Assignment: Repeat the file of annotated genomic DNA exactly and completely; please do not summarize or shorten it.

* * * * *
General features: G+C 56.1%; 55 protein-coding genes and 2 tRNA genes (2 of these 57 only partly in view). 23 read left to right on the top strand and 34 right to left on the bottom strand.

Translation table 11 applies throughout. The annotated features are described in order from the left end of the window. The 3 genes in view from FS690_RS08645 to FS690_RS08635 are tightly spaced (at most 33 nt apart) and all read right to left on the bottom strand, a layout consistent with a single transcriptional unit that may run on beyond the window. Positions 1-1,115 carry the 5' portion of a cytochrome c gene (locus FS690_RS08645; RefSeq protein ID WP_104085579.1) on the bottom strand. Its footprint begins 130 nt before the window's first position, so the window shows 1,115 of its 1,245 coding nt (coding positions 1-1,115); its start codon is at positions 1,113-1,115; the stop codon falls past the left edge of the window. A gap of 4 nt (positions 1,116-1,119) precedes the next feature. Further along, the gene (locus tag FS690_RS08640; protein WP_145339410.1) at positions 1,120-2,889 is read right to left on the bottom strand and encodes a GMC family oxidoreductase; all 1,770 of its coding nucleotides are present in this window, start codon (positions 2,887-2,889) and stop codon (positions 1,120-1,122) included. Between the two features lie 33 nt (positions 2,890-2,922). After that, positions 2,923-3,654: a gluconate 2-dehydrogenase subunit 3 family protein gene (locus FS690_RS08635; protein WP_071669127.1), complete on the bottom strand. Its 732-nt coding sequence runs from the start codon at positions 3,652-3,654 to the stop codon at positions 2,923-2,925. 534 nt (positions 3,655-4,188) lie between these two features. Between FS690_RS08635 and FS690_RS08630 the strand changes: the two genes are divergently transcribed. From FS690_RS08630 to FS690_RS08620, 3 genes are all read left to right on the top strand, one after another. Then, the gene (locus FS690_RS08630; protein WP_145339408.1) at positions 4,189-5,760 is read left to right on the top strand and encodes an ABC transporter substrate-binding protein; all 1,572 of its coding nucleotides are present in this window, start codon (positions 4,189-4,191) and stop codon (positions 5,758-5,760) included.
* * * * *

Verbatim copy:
General features: G+C 56.1%; 55 protein-coding genes and 2 tRNA genes (2 of these 57 only partly in view). 23 read left to right on the top strand and 34 right to left on the bottom strand.

Translation table 11 applies throughout. The annotated features are described in order from the left end of the window. The 3 genes in view from FS690_RS08645 to FS690_RS08635 are tightly spaced (at most 33 nt apart) and all read right to left on the bottom strand, a layout consistent with a single transcriptional unit that may run on beyond the window. Positions 1-1,115 carry the 5' portion of a cytochrome c gene (locus FS690_RS08645; RefSeq protein ID WP_104085579.1) on the bottom strand. Its footprint begins 130 nt before the window's first position, so the window shows 1,115 of its 1,245 coding nt (coding positions 1-1,115); its start codon is at positions 1,113-1,115; the stop codon falls past the left edge of the window. A gap of 4 nt (positions 1,116-1,119) precedes the next feature. Further along, the gene (locus tag FS690_RS08640; protein WP_145339410.1) at positions 1,120-2,889 is read right to left on the bottom strand and encodes a GMC family oxidoreductase; all 1,770 of its coding nucleotides are present in this window, start codon (positions 2,887-2,889) and stop codon (positions 1,120-1,122) included. Between the two features lie 33 nt (positions 2,890-2,922). After that, positions 2,923-3,654: a gluconate 2-dehydrogenase subunit 3 family protein gene (locus FS690_RS08635; protein WP_071669127.1), complete on the bottom strand. Its 732-nt coding sequence runs from the start codon at positions 3,652-3,654 to the stop codon at positions 2,923-2,925. 534 nt (positions 3,655-4,188) lie between these two features. Between FS690_RS08635 and FS690_RS08630 the strand changes: the two genes are divergently transcribed. From FS690_RS08630 to FS690_RS08620, 3 genes are all read left to right on the top strand, one after another. Then, the gene (locus FS690_RS08630; protein WP_145339408.1) at positions 4,189-5,760 is read left to right on the top strand and encodes an ABC transporter substrate-binding protein; all 1,572 of its coding nucleotides are present in this window, start codon (positions 4,189-4,191) and stop codon (positions 5,758-5,760) included.